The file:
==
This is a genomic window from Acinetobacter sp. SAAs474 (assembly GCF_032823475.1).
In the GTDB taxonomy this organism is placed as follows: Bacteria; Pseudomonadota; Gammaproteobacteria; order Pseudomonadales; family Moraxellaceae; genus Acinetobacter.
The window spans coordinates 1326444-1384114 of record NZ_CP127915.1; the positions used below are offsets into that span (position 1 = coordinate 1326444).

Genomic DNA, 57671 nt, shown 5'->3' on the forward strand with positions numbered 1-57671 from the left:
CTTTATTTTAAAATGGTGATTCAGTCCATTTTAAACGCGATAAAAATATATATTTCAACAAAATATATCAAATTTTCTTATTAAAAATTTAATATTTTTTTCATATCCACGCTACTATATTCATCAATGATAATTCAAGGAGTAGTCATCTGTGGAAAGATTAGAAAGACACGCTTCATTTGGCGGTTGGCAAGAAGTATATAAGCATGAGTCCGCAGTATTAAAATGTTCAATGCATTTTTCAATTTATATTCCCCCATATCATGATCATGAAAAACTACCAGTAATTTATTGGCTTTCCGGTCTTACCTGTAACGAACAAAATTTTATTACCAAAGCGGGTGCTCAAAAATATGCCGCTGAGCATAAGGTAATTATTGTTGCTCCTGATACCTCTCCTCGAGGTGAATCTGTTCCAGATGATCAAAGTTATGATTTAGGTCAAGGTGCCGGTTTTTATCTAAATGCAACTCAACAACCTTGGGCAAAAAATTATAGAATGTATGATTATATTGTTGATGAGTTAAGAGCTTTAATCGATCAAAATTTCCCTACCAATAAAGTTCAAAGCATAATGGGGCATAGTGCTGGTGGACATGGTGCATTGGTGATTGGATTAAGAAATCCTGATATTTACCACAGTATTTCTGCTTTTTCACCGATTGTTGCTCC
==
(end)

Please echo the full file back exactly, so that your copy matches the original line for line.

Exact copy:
This is a genomic window from Acinetobacter sp. SAAs474 (assembly GCF_032823475.1).
In the GTDB taxonomy this organism is placed as follows: Bacteria; Pseudomonadota; Gammaproteobacteria; order Pseudomonadales; family Moraxellaceae; genus Acinetobacter.
The window spans coordinates 1326444-1384114 of record NZ_CP127915.1; the positions used below are offsets into that span (position 1 = coordinate 1326444).

Genomic DNA, 57671 nt, shown 5'->3' on the forward strand with positions numbered 1-57671 from the left:
CTTTATTTTAAAATGGTGATTCAGTCCATTTTAAACGCGATAAAAATATATATTTCAACAAAATATATCAAATTTTCTTATTAAAAATTTAATATTTTTTTCATATCCACGCTACTATATTCATCAATGATAATTCAAGGAGTAGTCATCTGTGGAAAGATTAGAAAGACACGCTTCATTTGGCGGTTGGCAAGAAGTATATAAGCATGAGTCCGCAGTATTAAAATGTTCAATGCATTTTTCAATTTATATTCCCCCATATCATGATCATGAAAAACTACCAGTAATTTATTGGCTTTCCGGTCTTACCTGTAACGAACAAAATTTTATTACCAAAGCGGGTGCTCAAAAATATGCCGCTGAGCATAAGGTAATTATTGTTGCTCCTGATACCTCTCCTCGAGGTGAATCTGTTCCAGATGATCAAAGTTATGATTTAGGTCAAGGTGCCGGTTTTTATCTAAATGCAACTCAACAACCTTGGGCAAAAAATTATAGAATGTATGATTATATTGTTGATGAGTTAAGAGCTTTAATCGATCAAAATTTCCCTACCAATAAAGTTCAAAGCATAATGGGGCATAGTGCTGGTGGACATGGTGCATTGGTGATTGGATTAAGAAATCCTGATATTTACCACAGTATTTCTGCTTTTTCACCGATTGTTGCTCC